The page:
Archive for August 14th, 2012

O higher than the cherubim,
More glorious than the seraphim,
Lead their praises, Alleluia!
Thou Bearer of the eternal Word,
Most gracious, magnify the Lord,
Alleluia! Alleluia!

The Lutheran Hymnal #475, and The Lutheran Service Book, #670, stanza 2

A reflection on the meaning of Mary is by Fr. Alexander Schmemann, Orthodox  protopresbyter and professor (1921-1983). Some of what he writes makes a Lutheran uneasy and some of what he writes about Mary is as a Lutheran theologian could teach;  but it’s is the reflection on the image, the icon of Mary that I think is right on target:

“…from it’s earliest days Christianity never simply asked, ‘Do you believe?’  for it knew that even Christ’s betrayer and crucifiers also had believed in something, in some way. Christianity’s question was this: How do you believe? And in what?

It is right here, in attempting to answer this question so fundamental to genuine faith, that the image of the Virgin Mother almost unconsciously and involuntarily begins to grow before our spiritual eyes. Oh, this doesn’t mean that her image somehow eclipses the image of Christ, or that she is presented to Christianity as an additional object of faith set apart from Christ. Not at all, for it is from Christ and from Him alone that we receive this image as a gift, as the unfolding of all that His teaching and calling means. And so we ask ourselves, what is the strength of this image, what help does it give us?

My answer may surprise many people. What the Mother of God’s image gives us first of all is the image of a woman. Christ’s first gift to us, the first and most profound revelation of His teaching and call is given to us in the image of a woman. Why is this so important, so comforting and so redeeming? Precisely because our world has become so completely and hopelessly male, governed by pride and aggression, where all has been reduced to power and weapons of power, to production and weapons of production, to violence, to the refusal to willingly back down or make peace in anything or to keep one’s mouth shut and plunge into the silent depths of life. The image of the Virgin Mary, the Virgin Mother, stands against all of this and indicts it by her presence alone: the image of infinite humility and purity, yet filled with beauty and strength; the image of love and the victory of love.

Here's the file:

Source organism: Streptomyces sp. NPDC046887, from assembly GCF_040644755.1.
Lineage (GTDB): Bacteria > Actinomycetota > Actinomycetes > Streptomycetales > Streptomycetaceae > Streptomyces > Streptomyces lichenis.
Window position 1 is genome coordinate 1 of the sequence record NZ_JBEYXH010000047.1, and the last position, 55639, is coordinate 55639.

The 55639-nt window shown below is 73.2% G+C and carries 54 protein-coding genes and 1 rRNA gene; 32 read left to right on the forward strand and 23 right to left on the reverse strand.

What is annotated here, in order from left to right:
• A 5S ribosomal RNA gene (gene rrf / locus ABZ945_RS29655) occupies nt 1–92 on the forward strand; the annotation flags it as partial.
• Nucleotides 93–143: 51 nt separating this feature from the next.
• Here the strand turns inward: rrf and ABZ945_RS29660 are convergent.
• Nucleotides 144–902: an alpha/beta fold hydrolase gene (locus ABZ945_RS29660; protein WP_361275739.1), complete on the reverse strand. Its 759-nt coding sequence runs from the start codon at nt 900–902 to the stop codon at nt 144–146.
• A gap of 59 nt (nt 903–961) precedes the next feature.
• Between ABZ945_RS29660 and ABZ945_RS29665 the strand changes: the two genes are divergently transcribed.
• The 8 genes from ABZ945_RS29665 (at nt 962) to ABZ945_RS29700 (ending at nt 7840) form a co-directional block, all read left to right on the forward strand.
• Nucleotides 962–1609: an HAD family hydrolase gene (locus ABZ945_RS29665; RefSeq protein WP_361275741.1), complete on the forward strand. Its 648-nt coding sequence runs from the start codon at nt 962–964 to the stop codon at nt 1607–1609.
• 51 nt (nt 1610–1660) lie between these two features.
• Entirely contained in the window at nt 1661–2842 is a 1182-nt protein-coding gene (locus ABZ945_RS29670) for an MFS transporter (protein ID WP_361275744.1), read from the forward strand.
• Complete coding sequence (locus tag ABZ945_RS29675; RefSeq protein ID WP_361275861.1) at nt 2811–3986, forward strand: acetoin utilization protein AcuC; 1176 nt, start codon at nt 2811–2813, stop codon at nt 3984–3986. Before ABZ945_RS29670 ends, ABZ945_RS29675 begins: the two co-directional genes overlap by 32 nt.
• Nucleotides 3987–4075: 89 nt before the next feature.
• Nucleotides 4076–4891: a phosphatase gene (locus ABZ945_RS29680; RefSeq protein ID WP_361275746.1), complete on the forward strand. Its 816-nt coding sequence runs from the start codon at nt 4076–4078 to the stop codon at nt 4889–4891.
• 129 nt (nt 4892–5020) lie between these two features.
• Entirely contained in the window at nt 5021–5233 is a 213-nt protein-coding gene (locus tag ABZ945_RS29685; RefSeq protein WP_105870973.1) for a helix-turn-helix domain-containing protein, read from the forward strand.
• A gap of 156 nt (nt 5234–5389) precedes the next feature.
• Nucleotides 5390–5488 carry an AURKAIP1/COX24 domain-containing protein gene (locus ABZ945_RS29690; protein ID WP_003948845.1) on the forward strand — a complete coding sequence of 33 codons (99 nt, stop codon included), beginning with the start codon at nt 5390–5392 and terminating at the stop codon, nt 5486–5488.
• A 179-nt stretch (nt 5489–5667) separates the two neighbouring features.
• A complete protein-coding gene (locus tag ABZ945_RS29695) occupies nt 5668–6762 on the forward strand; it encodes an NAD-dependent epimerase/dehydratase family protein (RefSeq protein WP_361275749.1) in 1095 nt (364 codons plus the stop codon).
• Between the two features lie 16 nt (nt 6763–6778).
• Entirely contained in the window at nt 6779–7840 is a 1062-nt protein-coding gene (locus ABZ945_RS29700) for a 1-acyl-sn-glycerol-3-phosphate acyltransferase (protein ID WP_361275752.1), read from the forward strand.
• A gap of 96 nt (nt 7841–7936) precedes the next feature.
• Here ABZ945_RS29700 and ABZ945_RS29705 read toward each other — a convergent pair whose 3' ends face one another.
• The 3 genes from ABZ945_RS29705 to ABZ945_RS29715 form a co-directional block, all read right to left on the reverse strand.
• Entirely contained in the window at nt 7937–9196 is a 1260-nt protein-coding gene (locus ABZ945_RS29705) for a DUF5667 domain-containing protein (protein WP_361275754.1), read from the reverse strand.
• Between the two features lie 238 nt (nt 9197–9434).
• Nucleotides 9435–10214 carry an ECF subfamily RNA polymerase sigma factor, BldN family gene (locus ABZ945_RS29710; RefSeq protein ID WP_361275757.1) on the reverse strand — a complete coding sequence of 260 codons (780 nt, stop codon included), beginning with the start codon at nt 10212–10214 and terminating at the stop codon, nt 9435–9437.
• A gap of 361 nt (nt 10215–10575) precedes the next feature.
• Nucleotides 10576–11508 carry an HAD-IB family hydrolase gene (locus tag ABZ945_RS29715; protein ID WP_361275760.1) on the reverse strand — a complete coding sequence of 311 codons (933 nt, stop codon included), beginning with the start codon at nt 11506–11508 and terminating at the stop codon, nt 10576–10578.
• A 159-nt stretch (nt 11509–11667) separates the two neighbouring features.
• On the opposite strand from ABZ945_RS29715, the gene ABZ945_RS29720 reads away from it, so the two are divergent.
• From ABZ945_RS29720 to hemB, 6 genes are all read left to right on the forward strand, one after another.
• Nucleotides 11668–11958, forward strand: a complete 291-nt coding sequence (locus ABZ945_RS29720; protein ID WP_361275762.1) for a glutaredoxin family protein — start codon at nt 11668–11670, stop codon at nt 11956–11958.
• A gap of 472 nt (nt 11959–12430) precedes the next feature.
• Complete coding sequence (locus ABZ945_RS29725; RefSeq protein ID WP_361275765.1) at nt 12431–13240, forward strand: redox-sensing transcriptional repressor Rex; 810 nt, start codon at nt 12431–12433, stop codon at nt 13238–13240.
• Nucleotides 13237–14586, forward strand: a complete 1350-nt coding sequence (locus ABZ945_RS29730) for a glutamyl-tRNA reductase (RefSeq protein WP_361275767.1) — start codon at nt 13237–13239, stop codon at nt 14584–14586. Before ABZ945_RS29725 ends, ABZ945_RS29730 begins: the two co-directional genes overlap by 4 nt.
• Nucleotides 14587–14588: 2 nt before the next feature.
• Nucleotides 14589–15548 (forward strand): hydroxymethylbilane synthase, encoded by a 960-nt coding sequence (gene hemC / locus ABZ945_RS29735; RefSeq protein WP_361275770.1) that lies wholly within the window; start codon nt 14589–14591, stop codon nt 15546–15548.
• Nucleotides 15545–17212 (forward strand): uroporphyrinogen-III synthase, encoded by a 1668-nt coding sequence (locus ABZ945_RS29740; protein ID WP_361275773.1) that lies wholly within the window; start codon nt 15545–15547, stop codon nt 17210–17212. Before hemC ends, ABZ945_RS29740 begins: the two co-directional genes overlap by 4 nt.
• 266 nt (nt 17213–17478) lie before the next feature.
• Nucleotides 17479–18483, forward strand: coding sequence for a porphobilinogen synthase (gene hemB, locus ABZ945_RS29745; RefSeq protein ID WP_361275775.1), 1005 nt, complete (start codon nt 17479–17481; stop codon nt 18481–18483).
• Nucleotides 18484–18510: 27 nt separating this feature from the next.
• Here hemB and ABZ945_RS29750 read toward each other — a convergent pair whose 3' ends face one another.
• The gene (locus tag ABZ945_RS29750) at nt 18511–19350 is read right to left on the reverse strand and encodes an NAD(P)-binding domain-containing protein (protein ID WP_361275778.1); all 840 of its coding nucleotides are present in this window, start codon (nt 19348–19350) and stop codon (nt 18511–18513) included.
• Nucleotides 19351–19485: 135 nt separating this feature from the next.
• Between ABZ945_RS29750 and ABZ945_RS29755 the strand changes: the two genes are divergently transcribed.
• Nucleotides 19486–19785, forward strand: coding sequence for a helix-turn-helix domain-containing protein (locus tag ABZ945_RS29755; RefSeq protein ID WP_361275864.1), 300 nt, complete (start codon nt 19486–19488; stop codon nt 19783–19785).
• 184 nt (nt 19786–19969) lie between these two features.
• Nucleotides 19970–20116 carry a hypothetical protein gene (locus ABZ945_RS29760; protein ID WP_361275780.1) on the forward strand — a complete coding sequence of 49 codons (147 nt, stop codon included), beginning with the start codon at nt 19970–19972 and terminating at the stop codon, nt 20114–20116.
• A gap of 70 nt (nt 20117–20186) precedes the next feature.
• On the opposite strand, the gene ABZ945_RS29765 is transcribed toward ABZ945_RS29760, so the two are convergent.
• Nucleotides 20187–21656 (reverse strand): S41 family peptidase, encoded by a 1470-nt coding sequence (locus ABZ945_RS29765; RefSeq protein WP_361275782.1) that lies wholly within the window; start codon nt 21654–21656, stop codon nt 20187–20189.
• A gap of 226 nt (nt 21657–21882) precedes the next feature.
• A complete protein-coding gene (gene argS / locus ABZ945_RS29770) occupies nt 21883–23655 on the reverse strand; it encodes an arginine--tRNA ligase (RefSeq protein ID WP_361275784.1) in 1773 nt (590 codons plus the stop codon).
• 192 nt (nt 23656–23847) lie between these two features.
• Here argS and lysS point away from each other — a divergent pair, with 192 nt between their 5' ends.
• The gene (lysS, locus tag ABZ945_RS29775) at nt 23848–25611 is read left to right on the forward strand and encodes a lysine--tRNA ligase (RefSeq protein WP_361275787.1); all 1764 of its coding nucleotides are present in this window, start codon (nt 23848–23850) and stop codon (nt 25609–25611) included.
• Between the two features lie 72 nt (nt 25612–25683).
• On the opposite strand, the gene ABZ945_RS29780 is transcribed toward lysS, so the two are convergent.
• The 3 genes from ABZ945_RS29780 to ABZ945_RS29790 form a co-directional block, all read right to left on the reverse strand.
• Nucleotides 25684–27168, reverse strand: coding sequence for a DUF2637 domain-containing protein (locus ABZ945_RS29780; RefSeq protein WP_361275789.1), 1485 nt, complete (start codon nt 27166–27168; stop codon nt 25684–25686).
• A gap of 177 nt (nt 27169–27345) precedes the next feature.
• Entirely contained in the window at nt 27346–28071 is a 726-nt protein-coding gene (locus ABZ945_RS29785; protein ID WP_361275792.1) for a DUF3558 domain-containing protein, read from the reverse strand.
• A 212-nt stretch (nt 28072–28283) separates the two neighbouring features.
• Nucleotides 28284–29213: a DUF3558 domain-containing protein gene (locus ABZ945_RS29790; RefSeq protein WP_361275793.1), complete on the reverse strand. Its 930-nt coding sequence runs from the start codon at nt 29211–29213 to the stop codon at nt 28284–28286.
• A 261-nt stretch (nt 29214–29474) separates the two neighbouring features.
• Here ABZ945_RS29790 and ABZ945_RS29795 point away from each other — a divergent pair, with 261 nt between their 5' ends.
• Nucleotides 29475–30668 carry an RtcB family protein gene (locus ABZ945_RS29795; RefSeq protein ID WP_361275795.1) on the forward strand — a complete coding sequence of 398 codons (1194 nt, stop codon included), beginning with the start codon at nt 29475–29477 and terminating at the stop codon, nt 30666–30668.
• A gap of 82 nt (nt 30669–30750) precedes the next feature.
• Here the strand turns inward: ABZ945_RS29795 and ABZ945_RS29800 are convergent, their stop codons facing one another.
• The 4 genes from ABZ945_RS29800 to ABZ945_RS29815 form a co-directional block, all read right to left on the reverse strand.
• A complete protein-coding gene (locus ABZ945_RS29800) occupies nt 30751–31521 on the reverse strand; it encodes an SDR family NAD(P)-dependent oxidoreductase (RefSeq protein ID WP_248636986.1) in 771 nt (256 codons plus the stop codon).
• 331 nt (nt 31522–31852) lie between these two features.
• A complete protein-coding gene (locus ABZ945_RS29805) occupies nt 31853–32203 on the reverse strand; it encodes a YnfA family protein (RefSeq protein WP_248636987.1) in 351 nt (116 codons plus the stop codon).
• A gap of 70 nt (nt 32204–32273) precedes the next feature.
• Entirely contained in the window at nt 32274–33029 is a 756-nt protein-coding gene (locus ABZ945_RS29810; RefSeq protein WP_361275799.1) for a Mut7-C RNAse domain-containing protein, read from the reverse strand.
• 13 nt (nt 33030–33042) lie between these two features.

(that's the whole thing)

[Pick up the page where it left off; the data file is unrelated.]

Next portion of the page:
The Virgin Mary, the All-Pure Mother demands nothing and receives everything. She pursues nothing, and possesses all. In the image of the Virgin Mary we find what has almost completely been lost in our proud, aggressive, male world: compassion, tenderheartedness, care, trust humility…She is not out to teach or prove anything, yet her presence alone, in its light and joy, takes away the anxiety of our imagined problems. It is as if we have been on  a long, weary, unsuccessful day of work and have finally come home, and once again all becomes clear and filled with that happiness beyond words which is the only true happiness. Christ said, ‘Do not be anxious…Seek first the Kingdom of God” (see Matthew 6: 33). Beholding this woman–Virgin, Mother, intercessor–we being to sense, to know not with our mind but with our heart, what it means to seek the Kingdom, to find and live by it.

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St. John 6:   26Jesus answered them, “Truly, truly, I say to you, you are seeking me, not because you saw signs, but because you ate your fill of the loaves. 

The folks wanted more of the same:  loaves.  Loaves for their bellies.  They wanted “belly preaching”, as Martin Luther called it. 

When we visit my parents in South Carolina, one of our stops is a grocery store, Piggly Wiggly, not for their food but their merchandising, like T-shirts: “I’m Big on the Pig”.  We also have their cloth Piggly Wiggly grocery bags, the saying on them is “Piggly Wiggly feeds your life.”  I beg to differ.  The Lord feeds your life.  But that’s the way the vain world thinks:  it feeds your life.  The government will feed your life.  Your work feeds your life.  Your intelligence feeds your life. All of the above are also the Lord’s: government, work, intelligence, His gifts through which He feeds your life and Jesus fed them because they were hungry.  He does that all the time.